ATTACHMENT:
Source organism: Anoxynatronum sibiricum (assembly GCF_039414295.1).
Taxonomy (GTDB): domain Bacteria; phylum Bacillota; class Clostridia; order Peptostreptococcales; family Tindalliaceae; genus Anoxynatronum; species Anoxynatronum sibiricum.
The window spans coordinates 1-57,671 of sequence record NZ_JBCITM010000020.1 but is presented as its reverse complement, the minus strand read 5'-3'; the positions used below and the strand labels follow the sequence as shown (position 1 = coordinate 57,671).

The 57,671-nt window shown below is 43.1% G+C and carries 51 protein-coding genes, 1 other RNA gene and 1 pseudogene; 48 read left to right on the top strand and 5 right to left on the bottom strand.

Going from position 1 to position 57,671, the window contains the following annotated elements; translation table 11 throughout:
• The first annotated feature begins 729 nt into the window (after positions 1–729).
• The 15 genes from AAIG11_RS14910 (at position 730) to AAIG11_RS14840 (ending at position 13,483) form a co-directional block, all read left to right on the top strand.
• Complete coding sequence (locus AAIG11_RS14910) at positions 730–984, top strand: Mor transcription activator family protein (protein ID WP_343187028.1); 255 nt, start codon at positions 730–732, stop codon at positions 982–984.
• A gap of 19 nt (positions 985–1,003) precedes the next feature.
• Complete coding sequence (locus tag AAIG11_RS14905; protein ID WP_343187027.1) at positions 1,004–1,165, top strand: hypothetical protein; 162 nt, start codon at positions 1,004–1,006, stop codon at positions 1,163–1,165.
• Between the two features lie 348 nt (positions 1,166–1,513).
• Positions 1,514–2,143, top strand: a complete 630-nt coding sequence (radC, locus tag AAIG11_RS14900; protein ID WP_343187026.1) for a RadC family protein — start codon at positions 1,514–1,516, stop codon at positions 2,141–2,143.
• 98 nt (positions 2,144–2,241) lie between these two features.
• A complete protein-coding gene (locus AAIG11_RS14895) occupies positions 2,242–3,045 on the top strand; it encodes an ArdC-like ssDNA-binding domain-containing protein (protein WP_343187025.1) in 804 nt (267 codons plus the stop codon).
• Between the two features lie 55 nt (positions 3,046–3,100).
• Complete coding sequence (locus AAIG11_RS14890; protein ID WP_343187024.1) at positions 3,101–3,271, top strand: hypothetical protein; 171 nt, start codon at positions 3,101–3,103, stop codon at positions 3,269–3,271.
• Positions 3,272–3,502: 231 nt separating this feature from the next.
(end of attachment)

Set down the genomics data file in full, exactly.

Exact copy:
Source organism: Anoxynatronum sibiricum (assembly GCF_039414295.1).
Taxonomy (GTDB): domain Bacteria; phylum Bacillota; class Clostridia; order Peptostreptococcales; family Tindalliaceae; genus Anoxynatronum; species Anoxynatronum sibiricum.
The window spans coordinates 1-57,671 of sequence record NZ_JBCITM010000020.1 but is presented as its reverse complement, the minus strand read 5'-3'; the positions used below and the strand labels follow the sequence as shown (position 1 = coordinate 57,671).

The 57,671-nt window shown below is 43.1% G+C and carries 51 protein-coding genes, 1 other RNA gene and 1 pseudogene; 48 read left to right on the top strand and 5 right to left on the bottom strand.

Going from position 1 to position 57,671, the window contains the following annotated elements; translation table 11 throughout:
• The first annotated feature begins 729 nt into the window (after positions 1–729).
• The 15 genes from AAIG11_RS14910 (at position 730) to AAIG11_RS14840 (ending at position 13,483) form a co-directional block, all read left to right on the top strand.
• Complete coding sequence (locus AAIG11_RS14910) at positions 730–984, top strand: Mor transcription activator family protein (protein ID WP_343187028.1); 255 nt, start codon at positions 730–732, stop codon at positions 982–984.
• A gap of 19 nt (positions 985–1,003) precedes the next feature.
• Complete coding sequence (locus tag AAIG11_RS14905; protein ID WP_343187027.1) at positions 1,004–1,165, top strand: hypothetical protein; 162 nt, start codon at positions 1,004–1,006, stop codon at positions 1,163–1,165.
• Between the two features lie 348 nt (positions 1,166–1,513).
• Positions 1,514–2,143, top strand: a complete 630-nt coding sequence (radC, locus tag AAIG11_RS14900; protein ID WP_343187026.1) for a RadC family protein — start codon at positions 1,514–1,516, stop codon at positions 2,141–2,143.
• 98 nt (positions 2,144–2,241) lie between these two features.
• A complete protein-coding gene (locus AAIG11_RS14895) occupies positions 2,242–3,045 on the top strand; it encodes an ArdC-like ssDNA-binding domain-containing protein (protein WP_343187025.1) in 804 nt (267 codons plus the stop codon).
• Between the two features lie 55 nt (positions 3,046–3,100).
• Complete coding sequence (locus AAIG11_RS14890; protein ID WP_343187024.1) at positions 3,101–3,271, top strand: hypothetical protein; 171 nt, start codon at positions 3,101–3,103, stop codon at positions 3,269–3,271.
• Positions 3,272–3,502: 231 nt separating this feature from the next.